Like any website, a WordPress-powered website needs to be accessible to your visitors. That might sound obvious, but the detail is quite complex. Most people have heard of Google Chrome, Internet Explorer and Mozilla Firefox, but there are loads of other web browsers too. Then we need to think about accessibility for users with disabilities – in many countries including the UK, it’s considered discrimination (and therefore illegal for businesses) to produce a website that doesn’t follow accessibility guidelines. Then we need consider smartphone users, tablet users and maybe in the future smartwatch users.

And then there’s computers. You might not think it’s important to bear machines in mind when building a website, but it is! Making sure your code is valid, optimised for search engines and can connect to other web services via feeds can make all the difference to your site’s traffic and overall performance. Let’s have a look at some key issues.

Browser testing

Browser testing no longer means attempting to make a website look the same in browsers of different capabilities or on devices with different size screens. It does mean ensuring that a person’s experience of a design should be appropriate to the capabilities of a browser or device. Making use of modern web design standards and tools often means that your website won’t work the same way on older browsers.

Desktop browser testing

We test our work in current versions of major desktop browsers including those made by Apple (Safari), Google (Chrome), Microsoft (Internet Explorer) and Mozilla Firefox. All versions of these browsers less than 2 years old should render the website in a largely identical fashion.

We’ll also test to ensure Microsoft Internet Explorer 8 for Windows to ensure that users get a satisfactory, although usually different, experience. If you want a different level of cross-browser compatibility, please let us know and we’ll include that specific detail in the project scope.

Mobile browser testing

Testing popular small-screen devices is essential in ensuring that a person’s experience of a design is appropriate to the capabilities of the device they’re using. We test our work in:

  • iOS: Safari and Google Chrome,
  • Android 4.1: Google Chrome and Firefox

We currently don’t test Blackberry OS or Blackberry QNX, Opera Mobile, Symbian or other mobile browsers. If you need us to test using these, please let us know and we can specify that with you.

HTML Sitemap

This is a sitemap for people. It is generally considered best-practice to include such a sitemap for easy access to all areas of the site. Depending on the navigation design, it may or may not be advisable to include an HTML sitemap – sometimes a site is too simple to warrant using an HTML sitemap.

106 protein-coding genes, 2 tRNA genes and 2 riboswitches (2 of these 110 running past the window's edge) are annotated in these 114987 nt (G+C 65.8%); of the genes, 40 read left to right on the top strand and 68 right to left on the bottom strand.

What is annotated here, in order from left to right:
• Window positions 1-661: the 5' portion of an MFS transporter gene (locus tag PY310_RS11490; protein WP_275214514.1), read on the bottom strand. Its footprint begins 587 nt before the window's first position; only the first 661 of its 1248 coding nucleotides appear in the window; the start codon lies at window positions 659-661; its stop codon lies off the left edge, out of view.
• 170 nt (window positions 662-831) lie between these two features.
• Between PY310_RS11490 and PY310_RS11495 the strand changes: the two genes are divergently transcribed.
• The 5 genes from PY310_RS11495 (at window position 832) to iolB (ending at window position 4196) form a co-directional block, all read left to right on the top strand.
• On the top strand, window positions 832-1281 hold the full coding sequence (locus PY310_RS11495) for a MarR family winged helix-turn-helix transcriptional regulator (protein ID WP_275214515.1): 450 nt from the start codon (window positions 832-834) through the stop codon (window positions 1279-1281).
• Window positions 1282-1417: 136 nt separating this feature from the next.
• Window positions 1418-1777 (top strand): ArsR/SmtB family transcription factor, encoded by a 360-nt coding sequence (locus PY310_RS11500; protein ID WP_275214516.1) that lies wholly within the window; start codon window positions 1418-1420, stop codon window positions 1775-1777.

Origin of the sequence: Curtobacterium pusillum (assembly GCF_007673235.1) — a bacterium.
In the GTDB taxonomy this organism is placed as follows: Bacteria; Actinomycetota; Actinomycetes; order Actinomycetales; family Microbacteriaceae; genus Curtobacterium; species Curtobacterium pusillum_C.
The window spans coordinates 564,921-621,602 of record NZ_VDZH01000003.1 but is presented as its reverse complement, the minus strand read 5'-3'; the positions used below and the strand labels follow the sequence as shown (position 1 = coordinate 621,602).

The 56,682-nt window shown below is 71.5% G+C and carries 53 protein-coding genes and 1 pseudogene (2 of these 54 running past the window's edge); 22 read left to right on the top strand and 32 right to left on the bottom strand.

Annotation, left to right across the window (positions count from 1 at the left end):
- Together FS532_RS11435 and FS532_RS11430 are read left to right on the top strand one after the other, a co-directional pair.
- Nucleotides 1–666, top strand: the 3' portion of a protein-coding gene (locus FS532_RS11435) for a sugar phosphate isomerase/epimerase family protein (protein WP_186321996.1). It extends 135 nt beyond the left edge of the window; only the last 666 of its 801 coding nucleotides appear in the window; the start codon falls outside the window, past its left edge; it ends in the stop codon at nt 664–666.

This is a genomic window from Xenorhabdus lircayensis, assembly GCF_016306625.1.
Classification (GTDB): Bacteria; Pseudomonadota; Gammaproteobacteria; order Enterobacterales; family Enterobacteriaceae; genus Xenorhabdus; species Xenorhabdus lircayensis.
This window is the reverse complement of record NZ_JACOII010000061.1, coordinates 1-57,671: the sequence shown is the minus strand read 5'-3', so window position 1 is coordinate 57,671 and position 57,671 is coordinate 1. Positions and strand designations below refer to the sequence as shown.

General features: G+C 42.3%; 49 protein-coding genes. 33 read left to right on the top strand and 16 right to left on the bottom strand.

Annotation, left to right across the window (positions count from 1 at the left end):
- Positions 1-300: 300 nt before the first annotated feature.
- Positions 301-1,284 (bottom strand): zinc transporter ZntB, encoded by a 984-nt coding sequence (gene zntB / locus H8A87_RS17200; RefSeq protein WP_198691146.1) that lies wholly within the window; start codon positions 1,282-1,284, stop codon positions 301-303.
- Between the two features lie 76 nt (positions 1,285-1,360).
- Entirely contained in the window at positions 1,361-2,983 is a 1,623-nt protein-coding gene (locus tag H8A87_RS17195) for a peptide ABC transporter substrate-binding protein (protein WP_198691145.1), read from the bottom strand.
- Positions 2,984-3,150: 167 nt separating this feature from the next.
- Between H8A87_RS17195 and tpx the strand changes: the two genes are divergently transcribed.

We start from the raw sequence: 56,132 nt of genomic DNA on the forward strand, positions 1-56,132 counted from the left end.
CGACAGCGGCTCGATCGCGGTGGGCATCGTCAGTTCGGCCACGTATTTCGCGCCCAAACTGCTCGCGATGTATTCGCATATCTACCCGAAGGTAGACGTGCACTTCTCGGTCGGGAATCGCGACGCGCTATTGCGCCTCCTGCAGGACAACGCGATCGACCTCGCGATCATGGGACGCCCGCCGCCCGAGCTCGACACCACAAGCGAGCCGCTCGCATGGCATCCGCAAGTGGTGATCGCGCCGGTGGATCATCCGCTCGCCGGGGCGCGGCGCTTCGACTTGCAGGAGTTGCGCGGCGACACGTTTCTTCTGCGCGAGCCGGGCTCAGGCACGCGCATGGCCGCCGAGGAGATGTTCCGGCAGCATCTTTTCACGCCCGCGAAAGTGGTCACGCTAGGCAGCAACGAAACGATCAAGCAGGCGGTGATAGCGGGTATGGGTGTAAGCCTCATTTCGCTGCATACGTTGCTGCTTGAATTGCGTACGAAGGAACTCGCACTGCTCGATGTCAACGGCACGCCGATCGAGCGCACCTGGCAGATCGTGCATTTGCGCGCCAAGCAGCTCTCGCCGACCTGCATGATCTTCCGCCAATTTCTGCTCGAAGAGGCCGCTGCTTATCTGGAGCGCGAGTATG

XML Sitemap

A sitemap for computers. It tells search engines what’s in your website and how best to index it. Pragmatic will install a plugin that will automatically generate and maintain an XML sitemap for the site as part of our core SEO set up.

Valid Markup (W3C)

All XHTML and CSS mark-up that Pragmatic produces will be validated against W3C’s validator. Pragmatic can guarantee its own mark-up will be valid. Plugins can sometimes cause invalid mark-up, but that is outside of Pragmatic’s control. However, all reasonable effort will be made to ensure that there are no validation errors or warnings in the final site.

WordPress Accessibility for humans

Pragmatic will adhere to WCAG (website accessibility) best practice as closely as reasonably possible to ensure that visitors with some kind of sensory impairment can still access and make use of the site. When using an existing theme, we won’t modfiy accessibility within the theme unless that’s specified as part of a project scope.


WordPress supports RSS and ATOM feeds straight off-the-shelf, both for all posts, category-, tag- and author-specific posts and comments. These feeds can be used to connect your website with other web services like social media or newsletters as well as being used in RSS feed readers.


At Pragmatic, we try to balance accessibility requirements with cost considerations. Unless your website’s specific requirements mean we need to pay extra attention to older browsers, we prefer to be forward-thinking and make use of modern techniques and standards to give your visitors (both humans and machines) the best possible experience.

We hope this has been a useful guide to accessibility for WordPress sites – do comment below or contact us if you think we can do better, or if you have any requirements you’d like to talk through with us.